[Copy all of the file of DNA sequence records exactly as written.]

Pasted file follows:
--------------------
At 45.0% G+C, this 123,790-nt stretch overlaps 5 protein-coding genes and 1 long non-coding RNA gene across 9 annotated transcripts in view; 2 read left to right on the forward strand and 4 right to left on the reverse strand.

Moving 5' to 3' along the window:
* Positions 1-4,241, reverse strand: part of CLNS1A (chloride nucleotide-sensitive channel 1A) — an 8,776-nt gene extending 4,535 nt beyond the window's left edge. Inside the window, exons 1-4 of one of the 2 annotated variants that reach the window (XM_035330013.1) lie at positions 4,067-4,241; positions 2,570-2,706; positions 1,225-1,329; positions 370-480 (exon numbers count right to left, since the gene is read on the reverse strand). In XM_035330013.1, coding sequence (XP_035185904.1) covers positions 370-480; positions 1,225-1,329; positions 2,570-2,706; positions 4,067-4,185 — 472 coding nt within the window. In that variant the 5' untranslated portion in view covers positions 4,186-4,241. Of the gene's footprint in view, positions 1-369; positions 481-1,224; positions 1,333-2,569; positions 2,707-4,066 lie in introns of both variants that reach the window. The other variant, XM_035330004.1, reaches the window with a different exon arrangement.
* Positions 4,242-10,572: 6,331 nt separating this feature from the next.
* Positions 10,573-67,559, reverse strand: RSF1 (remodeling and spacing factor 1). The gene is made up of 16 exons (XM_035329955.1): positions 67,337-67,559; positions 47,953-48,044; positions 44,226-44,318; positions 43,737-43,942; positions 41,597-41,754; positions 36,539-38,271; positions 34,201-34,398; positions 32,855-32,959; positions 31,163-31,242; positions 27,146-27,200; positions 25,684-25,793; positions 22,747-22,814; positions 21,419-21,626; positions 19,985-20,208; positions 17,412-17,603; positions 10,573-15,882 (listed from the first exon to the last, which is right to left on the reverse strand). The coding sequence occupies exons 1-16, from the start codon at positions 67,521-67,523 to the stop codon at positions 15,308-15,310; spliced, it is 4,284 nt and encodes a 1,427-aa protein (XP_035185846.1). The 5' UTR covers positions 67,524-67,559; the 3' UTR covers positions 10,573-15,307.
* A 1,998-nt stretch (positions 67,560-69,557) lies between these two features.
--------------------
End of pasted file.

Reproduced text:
At 45.0% G+C, this 123,790-nt stretch overlaps 5 protein-coding genes and 1 long non-coding RNA gene across 9 annotated transcripts in view; 2 read left to right on the forward strand and 4 right to left on the reverse strand.

Moving 5' to 3' along the window:
* Positions 1-4,241, reverse strand: part of CLNS1A (chloride nucleotide-sensitive channel 1A) — an 8,776-nt gene extending 4,535 nt beyond the window's left edge. Inside the window, exons 1-4 of one of the 2 annotated variants that reach the window (XM_035330013.1) lie at positions 4,067-4,241; positions 2,570-2,706; positions 1,225-1,329; positions 370-480 (exon numbers count right to left, since the gene is read on the reverse strand). In XM_035330013.1, coding sequence (XP_035185904.1) covers positions 370-480; positions 1,225-1,329; positions 2,570-2,706; positions 4,067-4,185 — 472 coding nt within the window. In that variant the 5' untranslated portion in view covers positions 4,186-4,241. Of the gene's footprint in view, positions 1-369; positions 481-1,224; positions 1,333-2,569; positions 2,707-4,066 lie in introns of both variants that reach the window. The other variant, XM_035330004.1, reaches the window with a different exon arrangement.
* Positions 4,242-10,572: 6,331 nt separating this feature from the next.
* Positions 10,573-67,559, reverse strand: RSF1 (remodeling and spacing factor 1). The gene is made up of 16 exons (XM_035329955.1): positions 67,337-67,559; positions 47,953-48,044; positions 44,226-44,318; positions 43,737-43,942; positions 41,597-41,754; positions 36,539-38,271; positions 34,201-34,398; positions 32,855-32,959; positions 31,163-31,242; positions 27,146-27,200; positions 25,684-25,793; positions 22,747-22,814; positions 21,419-21,626; positions 19,985-20,208; positions 17,412-17,603; positions 10,573-15,882 (listed from the first exon to the last, which is right to left on the reverse strand). The coding sequence occupies exons 1-16, from the start codon at positions 67,521-67,523 to the stop codon at positions 15,308-15,310; spliced, it is 4,284 nt and encodes a 1,427-aa protein (XP_035185846.1). The 5' UTR covers positions 67,524-67,559; the 3' UTR covers positions 10,573-15,307.
* A 1,998-nt stretch (positions 67,560-69,557) lies between these two features.